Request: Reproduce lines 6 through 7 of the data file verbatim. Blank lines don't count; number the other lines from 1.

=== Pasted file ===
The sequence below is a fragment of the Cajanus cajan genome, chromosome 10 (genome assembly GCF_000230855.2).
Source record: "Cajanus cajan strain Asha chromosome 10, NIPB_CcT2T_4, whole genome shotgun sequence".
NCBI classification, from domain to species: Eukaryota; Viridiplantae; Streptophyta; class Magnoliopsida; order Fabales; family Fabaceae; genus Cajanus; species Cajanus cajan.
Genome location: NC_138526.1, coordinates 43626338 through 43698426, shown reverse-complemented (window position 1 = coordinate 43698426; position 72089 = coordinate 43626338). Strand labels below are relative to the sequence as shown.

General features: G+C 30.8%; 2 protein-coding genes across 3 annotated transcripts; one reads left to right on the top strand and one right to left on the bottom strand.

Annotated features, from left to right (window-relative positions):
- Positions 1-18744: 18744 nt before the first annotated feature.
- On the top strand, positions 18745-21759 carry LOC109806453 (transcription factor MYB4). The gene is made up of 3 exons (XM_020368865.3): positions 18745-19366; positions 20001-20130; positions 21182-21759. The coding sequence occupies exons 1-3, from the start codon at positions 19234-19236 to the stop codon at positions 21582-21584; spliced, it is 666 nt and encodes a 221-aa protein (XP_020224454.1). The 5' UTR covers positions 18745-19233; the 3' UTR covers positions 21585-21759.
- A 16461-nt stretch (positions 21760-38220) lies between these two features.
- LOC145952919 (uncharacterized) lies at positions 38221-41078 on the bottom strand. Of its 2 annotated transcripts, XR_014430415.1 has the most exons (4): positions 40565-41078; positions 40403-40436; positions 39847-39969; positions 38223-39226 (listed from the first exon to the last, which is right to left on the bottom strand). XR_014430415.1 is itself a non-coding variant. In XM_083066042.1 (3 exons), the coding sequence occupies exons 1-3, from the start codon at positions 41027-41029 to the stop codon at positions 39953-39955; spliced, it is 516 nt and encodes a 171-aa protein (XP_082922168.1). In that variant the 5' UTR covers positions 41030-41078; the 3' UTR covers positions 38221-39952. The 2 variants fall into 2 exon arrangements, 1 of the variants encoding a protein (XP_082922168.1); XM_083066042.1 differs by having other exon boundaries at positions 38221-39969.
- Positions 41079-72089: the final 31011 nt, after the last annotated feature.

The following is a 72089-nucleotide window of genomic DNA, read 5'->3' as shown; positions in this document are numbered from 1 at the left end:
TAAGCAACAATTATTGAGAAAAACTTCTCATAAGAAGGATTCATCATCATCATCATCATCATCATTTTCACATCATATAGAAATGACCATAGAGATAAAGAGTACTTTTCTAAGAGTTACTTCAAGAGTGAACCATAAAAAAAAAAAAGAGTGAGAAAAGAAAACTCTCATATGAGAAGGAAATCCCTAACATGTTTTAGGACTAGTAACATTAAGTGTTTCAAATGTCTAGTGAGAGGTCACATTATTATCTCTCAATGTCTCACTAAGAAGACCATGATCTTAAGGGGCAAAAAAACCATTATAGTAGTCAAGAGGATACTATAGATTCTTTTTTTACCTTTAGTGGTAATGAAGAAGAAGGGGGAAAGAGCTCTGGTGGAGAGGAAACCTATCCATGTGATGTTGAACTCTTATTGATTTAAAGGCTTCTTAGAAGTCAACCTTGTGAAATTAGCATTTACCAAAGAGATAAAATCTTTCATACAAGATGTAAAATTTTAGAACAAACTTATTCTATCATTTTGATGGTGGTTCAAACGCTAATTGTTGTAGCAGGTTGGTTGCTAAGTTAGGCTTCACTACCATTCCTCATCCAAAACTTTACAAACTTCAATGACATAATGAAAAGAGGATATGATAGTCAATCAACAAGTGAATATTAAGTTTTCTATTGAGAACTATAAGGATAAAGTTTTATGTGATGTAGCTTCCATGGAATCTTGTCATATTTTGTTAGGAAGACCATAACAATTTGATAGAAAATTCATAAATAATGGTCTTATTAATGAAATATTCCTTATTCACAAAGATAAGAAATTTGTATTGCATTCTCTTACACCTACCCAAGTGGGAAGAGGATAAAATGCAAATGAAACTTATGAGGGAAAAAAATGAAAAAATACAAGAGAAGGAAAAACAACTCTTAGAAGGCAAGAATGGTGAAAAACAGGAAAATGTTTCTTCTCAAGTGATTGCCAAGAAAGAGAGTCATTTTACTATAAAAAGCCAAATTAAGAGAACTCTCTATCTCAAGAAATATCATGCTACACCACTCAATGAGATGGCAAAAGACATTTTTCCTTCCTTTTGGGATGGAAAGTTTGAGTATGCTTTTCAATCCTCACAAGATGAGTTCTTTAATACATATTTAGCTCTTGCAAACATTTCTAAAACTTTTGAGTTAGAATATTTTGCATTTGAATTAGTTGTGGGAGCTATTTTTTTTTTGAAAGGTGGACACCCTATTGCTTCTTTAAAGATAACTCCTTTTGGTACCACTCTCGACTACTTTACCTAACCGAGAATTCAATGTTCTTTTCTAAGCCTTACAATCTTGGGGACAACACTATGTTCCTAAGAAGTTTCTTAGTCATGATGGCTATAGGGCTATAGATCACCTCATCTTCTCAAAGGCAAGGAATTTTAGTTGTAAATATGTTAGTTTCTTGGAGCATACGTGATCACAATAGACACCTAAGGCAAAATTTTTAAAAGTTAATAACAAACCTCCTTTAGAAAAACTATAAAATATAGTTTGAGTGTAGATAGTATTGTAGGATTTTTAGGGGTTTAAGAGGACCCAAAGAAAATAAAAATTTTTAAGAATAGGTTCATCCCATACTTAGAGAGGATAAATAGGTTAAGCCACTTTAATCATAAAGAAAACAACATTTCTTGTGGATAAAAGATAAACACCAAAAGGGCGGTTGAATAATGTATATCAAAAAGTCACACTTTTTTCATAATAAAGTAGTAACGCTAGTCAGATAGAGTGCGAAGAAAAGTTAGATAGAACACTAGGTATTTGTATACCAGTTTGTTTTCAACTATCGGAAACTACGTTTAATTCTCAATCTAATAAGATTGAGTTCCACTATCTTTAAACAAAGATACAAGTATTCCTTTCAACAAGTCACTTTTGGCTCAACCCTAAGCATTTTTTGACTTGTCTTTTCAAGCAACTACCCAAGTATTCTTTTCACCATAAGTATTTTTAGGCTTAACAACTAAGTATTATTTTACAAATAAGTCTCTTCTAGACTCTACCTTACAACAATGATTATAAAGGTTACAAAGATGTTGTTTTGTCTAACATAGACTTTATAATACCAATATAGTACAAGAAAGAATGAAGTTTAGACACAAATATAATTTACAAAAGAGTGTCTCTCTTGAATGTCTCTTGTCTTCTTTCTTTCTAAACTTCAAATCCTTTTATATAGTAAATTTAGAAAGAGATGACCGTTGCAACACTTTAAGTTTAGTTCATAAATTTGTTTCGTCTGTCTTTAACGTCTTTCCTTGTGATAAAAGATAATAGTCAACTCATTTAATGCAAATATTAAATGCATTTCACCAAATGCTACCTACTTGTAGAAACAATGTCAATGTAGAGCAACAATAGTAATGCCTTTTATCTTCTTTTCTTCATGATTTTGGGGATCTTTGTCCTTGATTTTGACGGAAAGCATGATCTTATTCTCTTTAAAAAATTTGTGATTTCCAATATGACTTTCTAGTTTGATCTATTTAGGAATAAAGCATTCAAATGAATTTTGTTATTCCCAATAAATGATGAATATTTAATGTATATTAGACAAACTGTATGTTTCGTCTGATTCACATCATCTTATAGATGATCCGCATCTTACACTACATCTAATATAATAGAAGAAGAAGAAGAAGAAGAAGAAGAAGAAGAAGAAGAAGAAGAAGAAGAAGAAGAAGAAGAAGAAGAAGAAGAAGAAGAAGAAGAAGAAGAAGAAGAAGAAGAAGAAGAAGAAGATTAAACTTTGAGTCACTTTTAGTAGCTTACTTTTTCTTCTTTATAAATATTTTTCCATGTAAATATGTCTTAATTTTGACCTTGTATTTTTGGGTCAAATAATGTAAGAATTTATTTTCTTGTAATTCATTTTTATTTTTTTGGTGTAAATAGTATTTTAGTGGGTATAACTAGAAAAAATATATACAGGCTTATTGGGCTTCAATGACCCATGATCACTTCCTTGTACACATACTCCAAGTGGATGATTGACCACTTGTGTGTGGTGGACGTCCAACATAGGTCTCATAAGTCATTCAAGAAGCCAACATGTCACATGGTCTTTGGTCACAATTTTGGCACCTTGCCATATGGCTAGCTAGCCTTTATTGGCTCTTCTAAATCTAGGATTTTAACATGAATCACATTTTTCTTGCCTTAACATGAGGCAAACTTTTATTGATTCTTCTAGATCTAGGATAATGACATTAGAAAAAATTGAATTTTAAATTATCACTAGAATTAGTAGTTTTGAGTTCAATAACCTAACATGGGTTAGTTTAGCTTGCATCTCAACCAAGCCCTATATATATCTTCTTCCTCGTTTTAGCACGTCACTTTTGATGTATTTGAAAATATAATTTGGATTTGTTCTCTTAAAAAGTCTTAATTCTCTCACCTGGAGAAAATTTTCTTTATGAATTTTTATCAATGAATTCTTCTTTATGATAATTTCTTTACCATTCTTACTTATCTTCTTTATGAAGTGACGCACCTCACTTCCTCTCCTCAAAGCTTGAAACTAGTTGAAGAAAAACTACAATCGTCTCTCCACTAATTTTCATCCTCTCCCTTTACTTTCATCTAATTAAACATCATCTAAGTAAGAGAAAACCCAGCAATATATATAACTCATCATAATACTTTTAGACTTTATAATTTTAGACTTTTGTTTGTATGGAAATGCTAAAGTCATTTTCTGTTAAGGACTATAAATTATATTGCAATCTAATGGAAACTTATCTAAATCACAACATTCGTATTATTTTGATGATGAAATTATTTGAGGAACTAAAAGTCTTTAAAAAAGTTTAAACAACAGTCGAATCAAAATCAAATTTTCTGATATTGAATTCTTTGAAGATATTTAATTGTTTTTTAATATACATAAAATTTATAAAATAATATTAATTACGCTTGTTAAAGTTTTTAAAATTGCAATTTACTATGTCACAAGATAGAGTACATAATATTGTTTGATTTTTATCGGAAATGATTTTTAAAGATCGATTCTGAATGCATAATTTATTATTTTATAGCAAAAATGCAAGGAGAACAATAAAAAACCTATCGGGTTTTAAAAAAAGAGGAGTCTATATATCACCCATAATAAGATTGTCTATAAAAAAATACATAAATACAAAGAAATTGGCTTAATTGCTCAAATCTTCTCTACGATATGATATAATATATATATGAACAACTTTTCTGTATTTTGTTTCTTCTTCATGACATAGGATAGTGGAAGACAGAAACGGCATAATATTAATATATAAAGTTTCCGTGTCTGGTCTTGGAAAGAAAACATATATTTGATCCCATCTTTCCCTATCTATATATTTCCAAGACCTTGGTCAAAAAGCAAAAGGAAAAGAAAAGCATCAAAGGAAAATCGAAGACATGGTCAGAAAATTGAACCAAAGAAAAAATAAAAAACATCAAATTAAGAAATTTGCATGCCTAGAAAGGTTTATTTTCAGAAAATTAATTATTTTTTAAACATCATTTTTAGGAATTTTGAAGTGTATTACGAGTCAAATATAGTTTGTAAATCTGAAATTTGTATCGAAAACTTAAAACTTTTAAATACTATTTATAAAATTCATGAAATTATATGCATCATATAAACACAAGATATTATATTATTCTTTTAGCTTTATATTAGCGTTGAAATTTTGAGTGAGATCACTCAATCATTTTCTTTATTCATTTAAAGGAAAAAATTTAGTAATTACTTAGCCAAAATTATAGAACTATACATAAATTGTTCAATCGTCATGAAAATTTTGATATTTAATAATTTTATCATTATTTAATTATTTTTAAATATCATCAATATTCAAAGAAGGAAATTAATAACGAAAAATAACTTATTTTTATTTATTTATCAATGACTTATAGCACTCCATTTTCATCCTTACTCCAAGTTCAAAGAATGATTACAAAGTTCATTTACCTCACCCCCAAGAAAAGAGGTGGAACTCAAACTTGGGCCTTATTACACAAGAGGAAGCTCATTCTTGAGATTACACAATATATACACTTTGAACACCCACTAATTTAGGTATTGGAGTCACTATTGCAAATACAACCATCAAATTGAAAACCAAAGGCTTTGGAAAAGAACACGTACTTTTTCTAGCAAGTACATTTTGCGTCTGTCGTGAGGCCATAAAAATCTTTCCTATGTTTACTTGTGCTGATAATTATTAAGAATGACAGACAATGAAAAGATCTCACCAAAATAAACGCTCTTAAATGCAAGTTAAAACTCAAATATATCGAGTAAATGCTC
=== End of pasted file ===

Annotated features, from left to right (window-relative positions):
- Positions 1-18744: 18744 nt before the first annotated feature.